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19 Mar 2003

Non-Shrink question
Hi Doc
Hope you don't mind the non-pshyc question.
Doctors from yesteryear used a weird looking device strapped to their foreheads when examining patients (as seen in cartoons). I would imagine that this must have been some sort of light.
What intrigues me though, is why it had that particular shape. A disc with a hole in it?
Almost like a CD. Would they have looked through this hole or did it simply operate like a miner's lamp?
Sorry again for the stupid question and thanx for your time.
Answer 401 views

01 Jan 0001

Dear student,
An interesting question. I know exactly what you mean ! Cartoonists need to use some form of short-hand, so their problem is : how to I easily signal that this character is a doctor ? A tradition arose years back of showing this odd piece of equipment, though it's much less often used now ( maybe they found it more difficult to draw a stethoscope ? )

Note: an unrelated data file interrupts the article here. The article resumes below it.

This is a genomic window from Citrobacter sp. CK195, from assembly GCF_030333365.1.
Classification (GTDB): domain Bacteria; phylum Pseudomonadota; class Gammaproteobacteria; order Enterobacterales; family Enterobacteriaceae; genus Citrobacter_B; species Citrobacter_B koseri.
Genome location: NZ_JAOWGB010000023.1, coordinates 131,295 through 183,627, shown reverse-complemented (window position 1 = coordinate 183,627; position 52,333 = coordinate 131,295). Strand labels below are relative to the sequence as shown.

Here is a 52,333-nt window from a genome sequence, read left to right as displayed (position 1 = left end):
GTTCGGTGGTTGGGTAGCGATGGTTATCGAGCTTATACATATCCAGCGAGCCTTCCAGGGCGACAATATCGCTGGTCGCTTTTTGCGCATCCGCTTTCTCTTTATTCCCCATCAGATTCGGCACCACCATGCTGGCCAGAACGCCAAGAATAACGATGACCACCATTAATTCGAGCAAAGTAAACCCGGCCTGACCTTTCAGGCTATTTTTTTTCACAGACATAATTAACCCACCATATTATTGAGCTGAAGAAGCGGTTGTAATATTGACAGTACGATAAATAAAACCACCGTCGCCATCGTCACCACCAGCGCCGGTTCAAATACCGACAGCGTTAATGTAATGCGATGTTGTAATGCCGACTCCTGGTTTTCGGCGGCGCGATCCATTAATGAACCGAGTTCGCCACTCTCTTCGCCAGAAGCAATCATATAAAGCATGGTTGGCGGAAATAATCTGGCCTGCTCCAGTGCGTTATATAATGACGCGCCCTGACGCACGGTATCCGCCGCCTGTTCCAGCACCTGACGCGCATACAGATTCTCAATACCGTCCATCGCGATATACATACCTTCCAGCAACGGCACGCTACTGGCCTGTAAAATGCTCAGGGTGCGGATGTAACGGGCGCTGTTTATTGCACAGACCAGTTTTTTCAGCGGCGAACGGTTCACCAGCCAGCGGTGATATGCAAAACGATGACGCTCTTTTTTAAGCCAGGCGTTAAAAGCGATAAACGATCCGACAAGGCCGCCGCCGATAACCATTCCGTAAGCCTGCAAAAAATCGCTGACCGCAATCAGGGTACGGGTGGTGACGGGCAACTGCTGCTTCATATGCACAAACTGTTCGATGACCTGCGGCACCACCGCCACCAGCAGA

The gadget ( I remember struggling to learn to use it properly ) was used, for instance, when examining someone's throat. Unlike a CD, the mirror was somewhat curved and bowlshaped. The idea was that you could, with it, have a light shining from behind the patient, focussed into the throat ( or whatever part you were examining ) while you peered through the hole at its center, benefitting from the light being in the right place, bright enough --- and allowing you to have both hands free to use in the examination or to handle instruments, etc, rather than having one hand needing to just hold a torch.
Its interesting to look out for other examples of this cartoon shorthand. JOurnalists, especially Editors, were, and surprisingly often still are, shown wearing an eye-shade on their forehead ; though in all my years of working with editors and being an editor, have never come acros one in real life.
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